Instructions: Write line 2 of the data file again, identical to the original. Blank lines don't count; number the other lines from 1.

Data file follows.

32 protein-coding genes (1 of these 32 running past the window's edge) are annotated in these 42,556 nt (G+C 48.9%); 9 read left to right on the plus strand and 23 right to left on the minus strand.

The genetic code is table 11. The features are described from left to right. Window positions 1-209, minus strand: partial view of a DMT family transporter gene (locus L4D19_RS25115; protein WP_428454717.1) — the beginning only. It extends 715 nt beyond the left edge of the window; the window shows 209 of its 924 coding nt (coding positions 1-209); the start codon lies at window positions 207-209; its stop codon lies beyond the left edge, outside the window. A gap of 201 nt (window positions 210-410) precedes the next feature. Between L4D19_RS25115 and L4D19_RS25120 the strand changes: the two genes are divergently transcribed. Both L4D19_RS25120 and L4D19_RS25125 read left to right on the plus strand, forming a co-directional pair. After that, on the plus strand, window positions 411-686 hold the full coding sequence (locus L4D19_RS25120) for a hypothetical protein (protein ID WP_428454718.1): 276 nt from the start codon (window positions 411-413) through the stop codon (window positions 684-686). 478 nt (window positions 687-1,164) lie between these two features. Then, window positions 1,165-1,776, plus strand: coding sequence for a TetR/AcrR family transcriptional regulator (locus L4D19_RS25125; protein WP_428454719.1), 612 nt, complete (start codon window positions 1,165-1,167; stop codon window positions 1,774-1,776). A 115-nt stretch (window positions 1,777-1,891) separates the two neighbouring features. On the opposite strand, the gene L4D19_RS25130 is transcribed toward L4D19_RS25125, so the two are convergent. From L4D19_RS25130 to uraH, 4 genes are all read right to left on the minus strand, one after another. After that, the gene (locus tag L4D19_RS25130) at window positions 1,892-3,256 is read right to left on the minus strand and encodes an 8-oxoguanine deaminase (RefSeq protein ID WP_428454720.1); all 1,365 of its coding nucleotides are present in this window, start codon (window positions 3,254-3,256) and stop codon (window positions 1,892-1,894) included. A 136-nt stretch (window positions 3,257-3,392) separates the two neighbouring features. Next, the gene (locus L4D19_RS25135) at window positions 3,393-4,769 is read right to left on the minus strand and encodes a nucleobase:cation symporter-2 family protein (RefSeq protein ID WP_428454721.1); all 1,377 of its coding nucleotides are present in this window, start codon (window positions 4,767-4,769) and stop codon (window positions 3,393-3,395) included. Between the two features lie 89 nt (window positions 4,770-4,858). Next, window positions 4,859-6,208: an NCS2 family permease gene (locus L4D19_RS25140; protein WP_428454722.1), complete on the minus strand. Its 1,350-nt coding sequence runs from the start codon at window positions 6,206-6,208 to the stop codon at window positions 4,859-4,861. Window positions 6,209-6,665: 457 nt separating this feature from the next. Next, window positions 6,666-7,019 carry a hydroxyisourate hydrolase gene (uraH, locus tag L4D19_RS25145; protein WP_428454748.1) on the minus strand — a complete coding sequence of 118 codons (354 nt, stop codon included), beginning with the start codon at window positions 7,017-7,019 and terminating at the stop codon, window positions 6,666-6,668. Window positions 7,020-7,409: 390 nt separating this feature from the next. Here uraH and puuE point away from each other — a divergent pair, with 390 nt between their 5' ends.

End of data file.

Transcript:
The genetic code is table 11. The features are described from left to right. Window positions 1-209, minus strand: partial view of a DMT family transporter gene (locus L4D19_RS25115; protein WP_428454717.1) — the beginning only. It extends 715 nt beyond the left edge of the window; the window shows 209 of its 924 coding nt (coding positions 1-209); the start codon lies at window positions 207-209; its stop codon lies beyond the left edge, outside the window. A gap of 201 nt (window positions 210-410) precedes the next feature. Between L4D19_RS25115 and L4D19_RS25120 the strand changes: the two genes are divergently transcribed. Both L4D19_RS25120 and L4D19_RS25125 read left to right on the plus strand, forming a co-directional pair. After that, on the plus strand, window positions 411-686 hold the full coding sequence (locus L4D19_RS25120) for a hypothetical protein (protein ID WP_428454718.1): 276 nt from the start codon (window positions 411-413) through the stop codon (window positions 684-686). 478 nt (window positions 687-1,164) lie between these two features. Then, window positions 1,165-1,776, plus strand: coding sequence for a TetR/AcrR family transcriptional regulator (locus L4D19_RS25125; protein WP_428454719.1), 612 nt, complete (start codon window positions 1,165-1,167; stop codon window positions 1,774-1,776). A 115-nt stretch (window positions 1,777-1,891) separates the two neighbouring features. On the opposite strand, the gene L4D19_RS25130 is transcribed toward L4D19_RS25125, so the two are convergent. From L4D19_RS25130 to uraH, 4 genes are all read right to left on the minus strand, one after another. After that, the gene (locus tag L4D19_RS25130) at window positions 1,892-3,256 is read right to left on the minus strand and encodes an 8-oxoguanine deaminase (RefSeq protein ID WP_428454720.1); all 1,365 of its coding nucleotides are present in this window, start codon (window positions 3,254-3,256) and stop codon (window positions 1,892-1,894) included. A 136-nt stretch (window positions 3,257-3,392) separates the two neighbouring features. Next, the gene (locus L4D19_RS25135) at window positions 3,393-4,769 is read right to left on the minus strand and encodes a nucleobase:cation symporter-2 family protein (RefSeq protein ID WP_428454721.1); all 1,377 of its coding nucleotides are present in this window, start codon (window positions 4,767-4,769) and stop codon (window positions 3,393-3,395) included. Between the two features lie 89 nt (window positions 4,770-4,858). Next, window positions 4,859-6,208: an NCS2 family permease gene (locus L4D19_RS25140; protein WP_428454722.1), complete on the minus strand. Its 1,350-nt coding sequence runs from the start codon at window positions 6,206-6,208 to the stop codon at window positions 4,859-4,861. Window positions 6,209-6,665: 457 nt separating this feature from the next. Next, window positions 6,666-7,019 carry a hydroxyisourate hydrolase gene (uraH, locus tag L4D19_RS25145; protein WP_428454748.1) on the minus strand — a complete coding sequence of 118 codons (354 nt, stop codon included), beginning with the start codon at window positions 7,017-7,019 and terminating at the stop codon, window positions 6,666-6,668. Window positions 7,020-7,409: 390 nt separating this feature from the next. Here uraH and puuE point away from each other — a divergent pair, with 390 nt between their 5' ends.